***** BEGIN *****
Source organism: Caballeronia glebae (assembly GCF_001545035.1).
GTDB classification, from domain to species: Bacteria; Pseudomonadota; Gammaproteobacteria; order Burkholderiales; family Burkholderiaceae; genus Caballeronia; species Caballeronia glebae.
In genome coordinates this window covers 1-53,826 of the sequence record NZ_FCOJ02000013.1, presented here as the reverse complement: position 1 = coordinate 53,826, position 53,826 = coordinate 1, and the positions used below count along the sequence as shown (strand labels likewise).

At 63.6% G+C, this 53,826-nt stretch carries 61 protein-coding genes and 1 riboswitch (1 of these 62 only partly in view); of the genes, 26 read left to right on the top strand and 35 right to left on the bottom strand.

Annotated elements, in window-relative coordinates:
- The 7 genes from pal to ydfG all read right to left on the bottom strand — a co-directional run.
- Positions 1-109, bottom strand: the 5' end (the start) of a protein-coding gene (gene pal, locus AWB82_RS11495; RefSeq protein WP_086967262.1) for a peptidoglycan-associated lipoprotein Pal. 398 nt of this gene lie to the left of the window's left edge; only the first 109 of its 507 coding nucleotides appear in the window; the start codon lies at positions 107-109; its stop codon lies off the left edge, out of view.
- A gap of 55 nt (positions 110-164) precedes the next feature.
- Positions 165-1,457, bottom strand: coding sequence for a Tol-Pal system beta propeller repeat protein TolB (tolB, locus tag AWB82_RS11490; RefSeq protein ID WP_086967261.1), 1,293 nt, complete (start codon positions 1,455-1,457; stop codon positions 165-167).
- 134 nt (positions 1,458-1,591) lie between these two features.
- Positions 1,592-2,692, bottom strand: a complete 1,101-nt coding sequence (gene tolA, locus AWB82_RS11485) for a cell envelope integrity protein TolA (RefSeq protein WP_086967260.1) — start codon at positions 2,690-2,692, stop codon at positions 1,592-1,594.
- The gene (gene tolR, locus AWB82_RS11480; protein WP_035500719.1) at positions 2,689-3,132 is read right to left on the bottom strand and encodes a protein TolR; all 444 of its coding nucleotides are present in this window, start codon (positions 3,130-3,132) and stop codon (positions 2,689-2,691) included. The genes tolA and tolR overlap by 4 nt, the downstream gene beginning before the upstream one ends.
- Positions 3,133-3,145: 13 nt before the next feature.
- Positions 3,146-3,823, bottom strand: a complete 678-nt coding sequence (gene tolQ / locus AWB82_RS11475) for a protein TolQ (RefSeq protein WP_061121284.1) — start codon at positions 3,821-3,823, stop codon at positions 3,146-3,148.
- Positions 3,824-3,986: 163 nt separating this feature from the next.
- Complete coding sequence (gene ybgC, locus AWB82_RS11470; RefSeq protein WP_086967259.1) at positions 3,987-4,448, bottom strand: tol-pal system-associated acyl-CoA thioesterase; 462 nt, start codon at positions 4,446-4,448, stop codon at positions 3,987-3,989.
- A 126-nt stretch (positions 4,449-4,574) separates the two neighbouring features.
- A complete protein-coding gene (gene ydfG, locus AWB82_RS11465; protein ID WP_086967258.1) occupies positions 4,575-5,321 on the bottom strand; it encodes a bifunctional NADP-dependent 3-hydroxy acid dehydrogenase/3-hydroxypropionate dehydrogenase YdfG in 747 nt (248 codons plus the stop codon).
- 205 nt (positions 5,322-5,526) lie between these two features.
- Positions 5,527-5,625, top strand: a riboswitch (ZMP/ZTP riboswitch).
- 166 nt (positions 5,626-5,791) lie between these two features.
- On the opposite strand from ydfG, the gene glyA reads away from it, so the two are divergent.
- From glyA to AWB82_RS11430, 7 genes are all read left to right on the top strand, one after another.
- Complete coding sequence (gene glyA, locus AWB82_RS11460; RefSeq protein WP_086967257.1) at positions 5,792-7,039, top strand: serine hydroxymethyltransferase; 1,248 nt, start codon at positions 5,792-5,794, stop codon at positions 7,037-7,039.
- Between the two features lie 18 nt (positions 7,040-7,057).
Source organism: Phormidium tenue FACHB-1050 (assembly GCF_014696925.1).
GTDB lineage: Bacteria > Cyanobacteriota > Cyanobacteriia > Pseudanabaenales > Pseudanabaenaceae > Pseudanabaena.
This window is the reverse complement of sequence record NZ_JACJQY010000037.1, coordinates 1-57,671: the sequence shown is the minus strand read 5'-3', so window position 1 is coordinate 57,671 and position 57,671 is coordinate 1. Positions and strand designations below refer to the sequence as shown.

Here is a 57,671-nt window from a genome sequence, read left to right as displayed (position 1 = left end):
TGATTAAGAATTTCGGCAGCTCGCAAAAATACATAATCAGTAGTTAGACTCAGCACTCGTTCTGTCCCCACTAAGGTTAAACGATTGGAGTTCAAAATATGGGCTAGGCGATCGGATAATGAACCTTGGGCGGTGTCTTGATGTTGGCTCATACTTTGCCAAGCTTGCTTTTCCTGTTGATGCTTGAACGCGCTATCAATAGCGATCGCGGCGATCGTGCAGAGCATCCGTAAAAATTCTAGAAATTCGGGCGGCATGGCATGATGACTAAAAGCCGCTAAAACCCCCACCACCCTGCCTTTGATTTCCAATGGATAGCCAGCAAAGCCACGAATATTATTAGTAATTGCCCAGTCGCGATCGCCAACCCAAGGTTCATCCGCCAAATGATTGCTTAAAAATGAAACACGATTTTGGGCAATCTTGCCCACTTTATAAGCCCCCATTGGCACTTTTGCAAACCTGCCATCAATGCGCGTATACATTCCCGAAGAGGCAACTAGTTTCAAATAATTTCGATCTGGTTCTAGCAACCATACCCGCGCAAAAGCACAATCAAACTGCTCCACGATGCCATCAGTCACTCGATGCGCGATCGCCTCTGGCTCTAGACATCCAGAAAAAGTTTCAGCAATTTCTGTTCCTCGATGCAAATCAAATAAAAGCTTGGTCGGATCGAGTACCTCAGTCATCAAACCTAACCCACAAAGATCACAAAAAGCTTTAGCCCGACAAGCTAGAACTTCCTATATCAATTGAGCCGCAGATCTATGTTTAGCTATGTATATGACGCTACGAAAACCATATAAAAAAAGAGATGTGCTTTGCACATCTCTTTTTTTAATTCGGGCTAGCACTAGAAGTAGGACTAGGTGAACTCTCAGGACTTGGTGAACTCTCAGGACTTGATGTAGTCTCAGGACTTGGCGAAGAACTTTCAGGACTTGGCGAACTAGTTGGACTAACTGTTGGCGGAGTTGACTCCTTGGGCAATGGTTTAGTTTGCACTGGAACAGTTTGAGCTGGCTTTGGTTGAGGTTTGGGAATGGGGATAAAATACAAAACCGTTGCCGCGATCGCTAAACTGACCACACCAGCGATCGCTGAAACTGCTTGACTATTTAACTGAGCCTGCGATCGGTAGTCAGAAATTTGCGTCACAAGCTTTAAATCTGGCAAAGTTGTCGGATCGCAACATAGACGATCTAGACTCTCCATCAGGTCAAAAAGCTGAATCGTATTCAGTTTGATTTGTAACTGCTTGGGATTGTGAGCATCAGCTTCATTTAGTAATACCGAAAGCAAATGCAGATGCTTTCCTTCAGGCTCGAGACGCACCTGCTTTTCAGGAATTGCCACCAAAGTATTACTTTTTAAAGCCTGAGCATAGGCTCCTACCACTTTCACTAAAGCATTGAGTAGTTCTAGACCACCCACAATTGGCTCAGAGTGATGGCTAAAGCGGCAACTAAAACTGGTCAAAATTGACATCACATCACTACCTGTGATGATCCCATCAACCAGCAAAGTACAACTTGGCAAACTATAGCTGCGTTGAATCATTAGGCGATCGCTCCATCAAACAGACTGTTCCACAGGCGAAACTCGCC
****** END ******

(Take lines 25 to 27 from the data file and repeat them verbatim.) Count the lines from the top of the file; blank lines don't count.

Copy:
- Between the two features lie 18 nt (positions 7,040-7,057).
Source organism: Phormidium tenue FACHB-1050 (assembly GCF_014696925.1).
GTDB lineage: Bacteria > Cyanobacteriota > Cyanobacteriia > Pseudanabaenales > Pseudanabaenaceae > Pseudanabaena.